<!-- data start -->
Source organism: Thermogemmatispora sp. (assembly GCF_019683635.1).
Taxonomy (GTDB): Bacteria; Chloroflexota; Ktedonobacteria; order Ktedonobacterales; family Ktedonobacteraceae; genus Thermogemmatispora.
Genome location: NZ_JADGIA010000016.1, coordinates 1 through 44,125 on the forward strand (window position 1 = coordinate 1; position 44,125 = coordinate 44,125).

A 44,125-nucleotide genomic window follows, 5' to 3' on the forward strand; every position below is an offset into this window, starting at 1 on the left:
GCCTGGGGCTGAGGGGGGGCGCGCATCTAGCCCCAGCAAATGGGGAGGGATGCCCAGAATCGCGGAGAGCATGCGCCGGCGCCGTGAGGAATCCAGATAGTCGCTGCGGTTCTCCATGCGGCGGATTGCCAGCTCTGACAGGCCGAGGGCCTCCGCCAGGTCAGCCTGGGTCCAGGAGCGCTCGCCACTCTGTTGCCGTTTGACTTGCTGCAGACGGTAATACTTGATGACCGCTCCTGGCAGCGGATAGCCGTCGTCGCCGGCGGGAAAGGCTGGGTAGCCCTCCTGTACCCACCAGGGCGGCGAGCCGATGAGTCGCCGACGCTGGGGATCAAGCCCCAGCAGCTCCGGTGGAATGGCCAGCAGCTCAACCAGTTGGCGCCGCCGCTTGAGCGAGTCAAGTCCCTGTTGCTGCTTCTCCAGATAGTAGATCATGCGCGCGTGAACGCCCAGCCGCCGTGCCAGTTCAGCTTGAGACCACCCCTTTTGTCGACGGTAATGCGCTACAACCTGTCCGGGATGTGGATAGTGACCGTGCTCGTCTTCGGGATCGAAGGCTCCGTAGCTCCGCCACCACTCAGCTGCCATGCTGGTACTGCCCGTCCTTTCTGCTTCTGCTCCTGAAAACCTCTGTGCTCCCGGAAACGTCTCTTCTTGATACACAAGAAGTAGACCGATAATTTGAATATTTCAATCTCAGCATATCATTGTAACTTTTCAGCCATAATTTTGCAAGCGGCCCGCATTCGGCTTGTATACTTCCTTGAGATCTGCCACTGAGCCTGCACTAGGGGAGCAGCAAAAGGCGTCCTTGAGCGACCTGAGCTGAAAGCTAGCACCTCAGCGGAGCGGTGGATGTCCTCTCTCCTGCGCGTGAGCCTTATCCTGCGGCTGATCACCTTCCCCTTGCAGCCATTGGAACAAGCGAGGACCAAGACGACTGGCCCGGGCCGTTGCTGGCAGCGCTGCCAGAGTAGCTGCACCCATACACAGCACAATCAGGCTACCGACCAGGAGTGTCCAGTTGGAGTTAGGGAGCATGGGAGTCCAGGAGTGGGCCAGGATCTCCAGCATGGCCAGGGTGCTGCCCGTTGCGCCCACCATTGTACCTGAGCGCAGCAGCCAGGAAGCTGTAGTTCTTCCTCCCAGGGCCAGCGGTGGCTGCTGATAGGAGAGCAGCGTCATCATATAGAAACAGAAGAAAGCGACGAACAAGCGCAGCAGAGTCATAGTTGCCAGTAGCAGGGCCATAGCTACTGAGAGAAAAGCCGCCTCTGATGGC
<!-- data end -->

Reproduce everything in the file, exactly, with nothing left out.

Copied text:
Source organism: Thermogemmatispora sp. (assembly GCF_019683635.1).
Taxonomy (GTDB): Bacteria; Chloroflexota; Ktedonobacteria; order Ktedonobacterales; family Ktedonobacteraceae; genus Thermogemmatispora.
Genome location: NZ_JADGIA010000016.1, coordinates 1 through 44,125 on the forward strand (window position 1 = coordinate 1; position 44,125 = coordinate 44,125).

A 44,125-nucleotide genomic window follows, 5' to 3' on the forward strand; every position below is an offset into this window, starting at 1 on the left:
GCCTGGGGCTGAGGGGGGGCGCGCATCTAGCCCCAGCAAATGGGGAGGGATGCCCAGAATCGCGGAGAGCATGCGCCGGCGCCGTGAGGAATCCAGATAGTCGCTGCGGTTCTCCATGCGGCGGATTGCCAGCTCTGACAGGCCGAGGGCCTCCGCCAGGTCAGCCTGGGTCCAGGAGCGCTCGCCACTCTGTTGCCGTTTGACTTGCTGCAGACGGTAATACTTGATGACCGCTCCTGGCAGCGGATAGCCGTCGTCGCCGGCGGGAAAGGCTGGGTAGCCCTCCTGTACCCACCAGGGCGGCGAGCCGATGAGTCGCCGACGCTGGGGATCAAGCCCCAGCAGCTCCGGTGGAATGGCCAGCAGCTCAACCAGTTGGCGCCGCCGCTTGAGCGAGTCAAGTCCCTGTTGCTGCTTCTCCAGATAGTAGATCATGCGCGCGTGAACGCCCAGCCGCCGTGCCAGTTCAGCTTGAGACCACCCCTTTTGTCGACGGTAATGCGCTACAACCTGTCCGGGATGTGGATAGTGACCGTGCTCGTCTTCGGGATCGAAGGCTCCGTAGCTCCGCCACCACTCAGCTGCCATGCTGGTACTGCCCGTCCTTTCTGCTTCTGCTCCTGAAAACCTCTGTGCTCCCGGAAACGTCTCTTCTTGATACACAAGAAGTAGACCGATAATTTGAATATTTCAATCTCAGCATATCATTGTAACTTTTCAGCCATAATTTTGCAAGCGGCCCGCATTCGGCTTGTATACTTCCTTGAGATCTGCCACTGAGCCTGCACTAGGGGAGCAGCAAAAGGCGTCCTTGAGCGACCTGAGCTGAAAGCTAGCACCTCAGCGGAGCGGTGGATGTCCTCTCTCCTGCGCGTGAGCCTTATCCTGCGGCTGATCACCTTCCCCTTGCAGCCATTGGAACAAGCGAGGACCAAGACGACTGGCCCGGGCCGTTGCTGGCAGCGCTGCCAGAGTAGCTGCACCCATACACAGCACAATCAGGCTACCGACCAGGAGTGTCCAGTTGGAGTTAGGGAGCATGGGAGTCCAGGAGTGGGCCAGGATCTCCAGCATGGCCAGGGTGCTGCCCGTTGCGCCCACCATTGTACCTGAGCGCAGCAGCCAGGAAGCTGTAGTTCTTCCTCCCAGGGCCAGCGGTGGCTGCTGATAGGAGAGCAGCGTCATCATATAGAAACAGAAGAAAGCGACGAACAAGCGCAGCAGAGTCATAGTTGCCAGTAGCAGGGCCATAGCTACTGAGAGAAAAGCCGCCTCTGATGGC